Paycheck protection loan is last chance for struggling business

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By Alfredo Santana

Contributing Writer

LINCOLN HEIGHTS  — The Paycheck Protection Program is nearing its May 31 end and My Dream’s Salon owner Gerardo Castellanos knows the opportunity to get a forgivable loan using it to rehire two employees he lost to COVID-19 shutdowns is about to escape.

Castellanos purchased the hairstyle shop on Avenue 26 and Daly Street five years ago, and said the shop had a loyal stream of customers inherited from the previous proprietors who retired after 30 years of running the business.

But like many retailers near his salon deemed nonessential, My Dream’s Salon was hit hard by the coronavirus in March 2020. He had to close down in line with state and city orders to prevent workers and clients from catching the rapidly spreading disease.

Castellanos laid off four hairstylists, and remained shuttered until the shop reopened in February, as a combination of massive vaccinations and a steady drop in infections defeated the wave of hospitalizations and deaths recorded over the winter.

“First, we reopened at 25%, then at 50% capacity. Now we are at 75%, and customers are coming back,” said Castellanos, who leases the commercial storefront for about $1,000 a month. “At this level, we are not making money to make rent.”

Forged to bring relief to ailing businesses willing to retain staff using at least 60% of approved funds to cover salaries stretching from eight to 24 weeks, Paycheck Protection Program loans are forgivable in their entirety if micro business owners, independent contractors, the self employed and owners with 300 or fewer workers demonstrate they operate with losses compared to 2019 pre-pandemic levels.

Initially, the loans went to large and wealthy companies that either made a cash grab or took advantage of lax vetting as the Small Business Administration rushed to put an emergency plan together to throw financial lifelines to retailers, service providers and manufactures whose income suddenly crashed.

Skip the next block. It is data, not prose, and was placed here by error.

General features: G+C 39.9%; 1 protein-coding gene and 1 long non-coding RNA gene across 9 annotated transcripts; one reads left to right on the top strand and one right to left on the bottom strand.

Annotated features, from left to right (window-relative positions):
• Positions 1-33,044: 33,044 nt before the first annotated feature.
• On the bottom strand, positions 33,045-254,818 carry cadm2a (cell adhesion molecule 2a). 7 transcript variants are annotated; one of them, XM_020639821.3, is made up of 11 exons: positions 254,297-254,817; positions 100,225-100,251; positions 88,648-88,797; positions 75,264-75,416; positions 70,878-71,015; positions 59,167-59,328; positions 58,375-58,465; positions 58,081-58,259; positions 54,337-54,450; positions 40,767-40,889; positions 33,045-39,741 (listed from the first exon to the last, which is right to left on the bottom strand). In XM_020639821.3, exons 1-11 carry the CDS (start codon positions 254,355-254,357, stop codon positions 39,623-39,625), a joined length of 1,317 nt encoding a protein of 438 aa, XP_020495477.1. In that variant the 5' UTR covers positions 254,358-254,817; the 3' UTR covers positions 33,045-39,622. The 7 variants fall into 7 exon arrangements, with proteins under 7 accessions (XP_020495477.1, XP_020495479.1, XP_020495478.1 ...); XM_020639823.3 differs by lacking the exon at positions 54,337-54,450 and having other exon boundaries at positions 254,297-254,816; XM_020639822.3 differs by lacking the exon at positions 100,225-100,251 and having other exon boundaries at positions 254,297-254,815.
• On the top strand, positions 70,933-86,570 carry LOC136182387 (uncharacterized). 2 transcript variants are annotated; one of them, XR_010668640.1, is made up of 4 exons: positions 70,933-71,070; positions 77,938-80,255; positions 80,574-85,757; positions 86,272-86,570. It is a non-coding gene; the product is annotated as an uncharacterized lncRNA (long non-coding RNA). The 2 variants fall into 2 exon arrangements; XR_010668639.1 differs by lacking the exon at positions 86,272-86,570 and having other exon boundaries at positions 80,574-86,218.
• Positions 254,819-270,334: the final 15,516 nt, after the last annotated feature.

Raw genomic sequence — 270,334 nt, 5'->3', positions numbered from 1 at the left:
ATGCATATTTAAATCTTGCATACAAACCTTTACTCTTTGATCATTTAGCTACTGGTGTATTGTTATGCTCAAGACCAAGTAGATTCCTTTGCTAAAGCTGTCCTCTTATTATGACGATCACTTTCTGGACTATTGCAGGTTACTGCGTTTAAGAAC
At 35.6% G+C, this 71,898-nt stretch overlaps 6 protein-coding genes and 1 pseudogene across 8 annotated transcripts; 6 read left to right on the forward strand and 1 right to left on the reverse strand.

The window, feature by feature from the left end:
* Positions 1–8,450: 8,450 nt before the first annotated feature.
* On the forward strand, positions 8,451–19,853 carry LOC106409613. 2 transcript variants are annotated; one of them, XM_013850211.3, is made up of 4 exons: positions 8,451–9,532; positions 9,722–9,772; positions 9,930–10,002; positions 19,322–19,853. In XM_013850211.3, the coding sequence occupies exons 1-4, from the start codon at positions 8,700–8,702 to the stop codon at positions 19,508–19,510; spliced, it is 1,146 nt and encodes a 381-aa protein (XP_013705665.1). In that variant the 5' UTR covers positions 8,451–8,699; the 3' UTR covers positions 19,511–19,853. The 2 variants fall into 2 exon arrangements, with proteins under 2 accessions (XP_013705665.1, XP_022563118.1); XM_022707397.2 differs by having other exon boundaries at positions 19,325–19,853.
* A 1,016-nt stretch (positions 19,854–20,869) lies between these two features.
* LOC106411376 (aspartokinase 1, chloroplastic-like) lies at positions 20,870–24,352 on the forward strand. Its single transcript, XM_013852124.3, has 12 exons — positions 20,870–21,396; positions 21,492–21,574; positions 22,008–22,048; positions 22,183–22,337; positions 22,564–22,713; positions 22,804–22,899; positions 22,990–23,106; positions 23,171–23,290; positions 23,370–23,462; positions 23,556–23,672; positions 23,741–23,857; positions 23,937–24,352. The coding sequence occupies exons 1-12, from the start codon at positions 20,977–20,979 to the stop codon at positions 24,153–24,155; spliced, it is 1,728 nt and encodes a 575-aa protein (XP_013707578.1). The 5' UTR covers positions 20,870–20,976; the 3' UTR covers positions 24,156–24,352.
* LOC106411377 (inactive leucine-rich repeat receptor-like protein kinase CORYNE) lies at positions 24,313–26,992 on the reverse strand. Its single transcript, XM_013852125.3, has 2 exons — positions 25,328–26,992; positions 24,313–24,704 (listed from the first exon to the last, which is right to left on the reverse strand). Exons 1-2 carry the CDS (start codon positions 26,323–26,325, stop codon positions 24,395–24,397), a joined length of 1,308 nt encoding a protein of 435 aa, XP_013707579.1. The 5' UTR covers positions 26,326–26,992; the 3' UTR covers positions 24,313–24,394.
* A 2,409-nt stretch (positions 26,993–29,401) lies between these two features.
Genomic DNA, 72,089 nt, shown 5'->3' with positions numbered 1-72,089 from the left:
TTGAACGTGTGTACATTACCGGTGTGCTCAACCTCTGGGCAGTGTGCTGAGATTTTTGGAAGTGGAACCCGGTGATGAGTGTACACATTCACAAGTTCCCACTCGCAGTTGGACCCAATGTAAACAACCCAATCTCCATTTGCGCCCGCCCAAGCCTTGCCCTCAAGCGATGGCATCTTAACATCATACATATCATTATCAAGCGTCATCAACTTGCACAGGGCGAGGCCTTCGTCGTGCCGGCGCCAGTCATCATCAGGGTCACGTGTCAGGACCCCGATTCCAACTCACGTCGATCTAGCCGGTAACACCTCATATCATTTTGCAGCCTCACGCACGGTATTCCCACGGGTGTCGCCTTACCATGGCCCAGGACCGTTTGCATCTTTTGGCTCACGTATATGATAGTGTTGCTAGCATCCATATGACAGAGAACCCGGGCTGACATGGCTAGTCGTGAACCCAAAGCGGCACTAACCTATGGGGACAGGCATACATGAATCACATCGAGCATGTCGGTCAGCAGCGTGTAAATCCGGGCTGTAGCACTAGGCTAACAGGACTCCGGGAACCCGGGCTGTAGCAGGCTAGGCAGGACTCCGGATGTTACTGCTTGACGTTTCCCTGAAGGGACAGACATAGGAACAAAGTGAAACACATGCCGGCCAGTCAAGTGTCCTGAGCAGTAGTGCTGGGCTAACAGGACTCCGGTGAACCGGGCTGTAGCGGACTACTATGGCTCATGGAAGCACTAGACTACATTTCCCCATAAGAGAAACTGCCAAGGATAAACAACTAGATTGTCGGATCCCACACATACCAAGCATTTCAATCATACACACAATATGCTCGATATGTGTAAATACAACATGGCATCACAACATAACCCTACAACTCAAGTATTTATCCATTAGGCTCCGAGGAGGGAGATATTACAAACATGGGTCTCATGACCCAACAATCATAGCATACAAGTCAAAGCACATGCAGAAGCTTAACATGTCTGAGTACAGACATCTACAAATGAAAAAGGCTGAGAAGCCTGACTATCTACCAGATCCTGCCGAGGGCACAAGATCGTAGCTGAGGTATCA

Castellanos’s shop is still running due to the owners’ ability to pay 10 months of rent out of pocket worth a bit more than $10,000, and to his vision of covering for the shop as if it were “like a third person” in the family.

According to Womply.com, a website platform for PPP applicants, the initial loan phase from April and May 2020 loaned $342 billion to 1,661,367 businesses, ranging from construction to professional and scientific to health care and food services.

That situation made micro entrepreneurs like Castellanos weary of the program’s intent. He applied for a first-round PPP loan as part of the CARES Act but was rejected. Castellanos acknowledged he did not seek advice from a bank or other financial lender.

An avalanche of criticism against beneficiaries of the lopsided loans followed, prompting the SBA and the Treasury Department to revisit and enforce stricter guidelines that would ease PPP approvals to micro and small business operators.

A second PPP round totaling $320 billion expired in August, with the difference that borrowers could choose to spend the loan in a period from eight to 24 weeks while keeping the operations afloat, giving more flexibility to use non-payroll funds for rent, utilities and other expenses.

Approved in December as part of the Consolidated Appropiations Act, the third PPP loans phase contained $284.5 billion that funded about 400,000 businesses in the first two weeks of 2021, according to the Washington Post.

“I am aware that big companies have received the funds,” Castellanos said. “But I also know of a friend who received $1,000 based on his 2019 [Schedule C 1040] tax returns. It is like a joke.”